In the media: Cathy Lisa Schneider, author of Police Power and Race Riots

We recently featured Cathy Lisa Schneider, author of Police Power and Race Riots, in the first of our series of Fall 2014 season author Q&As. We haven't been the only ones interested in learning more about Scheider's book. Here's a round-up of media attention that Scheider has been getting of late.

American University Research: "1964 New York Police Riot Déjà Vu in 2005 Paris"

Wars on crime, immigration, and drugs and similar coded appeals to racial fears allow politicians to win votes, which in turn pressures police to enforce racial boundaries, according to new research from School of International Service associate professor Cathy Schneider.

"Police are not rogue agencies," says Schneider. Schneider's research looks at the 1964 riot that erupted in New York when a white police officer shot and killed a black teenager three weeks after President Johnson signed the Civil Rights Act. 

The New York riot set off almost a decade of Black and Latino riots that crisscrossed the United States. Yet, by the late 1970s, riots had become rare in the United States. Meanwhile, across the Atlantic, particularly in Great Britain and France, they became more frequent. Schneider wanted to know why.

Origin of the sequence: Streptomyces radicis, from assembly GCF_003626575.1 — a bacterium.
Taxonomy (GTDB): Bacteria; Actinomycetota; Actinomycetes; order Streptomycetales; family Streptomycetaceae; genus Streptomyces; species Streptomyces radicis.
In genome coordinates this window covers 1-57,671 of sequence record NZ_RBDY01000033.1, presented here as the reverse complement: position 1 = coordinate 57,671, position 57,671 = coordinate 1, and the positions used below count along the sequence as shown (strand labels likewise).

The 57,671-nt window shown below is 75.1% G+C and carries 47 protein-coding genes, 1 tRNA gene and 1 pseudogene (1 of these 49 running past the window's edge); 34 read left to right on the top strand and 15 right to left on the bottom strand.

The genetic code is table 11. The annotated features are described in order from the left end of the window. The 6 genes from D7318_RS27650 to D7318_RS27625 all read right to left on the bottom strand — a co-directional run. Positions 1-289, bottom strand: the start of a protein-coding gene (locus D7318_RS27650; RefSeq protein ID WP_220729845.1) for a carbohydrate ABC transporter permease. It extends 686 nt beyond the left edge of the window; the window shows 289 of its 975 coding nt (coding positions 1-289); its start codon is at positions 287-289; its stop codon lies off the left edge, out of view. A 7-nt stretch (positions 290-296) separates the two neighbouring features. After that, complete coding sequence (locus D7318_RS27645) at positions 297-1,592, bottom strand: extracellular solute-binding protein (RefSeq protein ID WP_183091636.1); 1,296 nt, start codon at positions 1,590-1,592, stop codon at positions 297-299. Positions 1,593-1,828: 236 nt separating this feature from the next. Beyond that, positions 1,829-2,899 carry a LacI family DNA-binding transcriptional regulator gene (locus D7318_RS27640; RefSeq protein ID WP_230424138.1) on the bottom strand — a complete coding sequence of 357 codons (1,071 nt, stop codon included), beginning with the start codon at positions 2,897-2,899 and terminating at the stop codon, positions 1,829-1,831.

American University School of International Service: "Cathy Schneider on Urban Upheaval" "Understanding Police Violence & Race Riots in Paris and New York"

[I]n racially divided societies, police are tasked with policing racial boundaries. Police violence occurs often when political candidates during election campaigns activate racial boundaries by scapegoating stigmatized minorities and immigrants, winning elections by appealing to the voters’ fears. In modern times, these fears are often coded as wars on crime, drugs, terrorism, immigration, or a combination of all four. When candidates win election on these grounds, they inevitably pass laws that criminalize behaviors common in minority neighborhoods, and lift prohibitions on police violence. A system of rewards for mass arrests of minorities and immigrants, and lack of public accountability leads to egregious police abuses. In other words, police respond to political pressures imposed by leaders who win elections by playing on racial prejudice.

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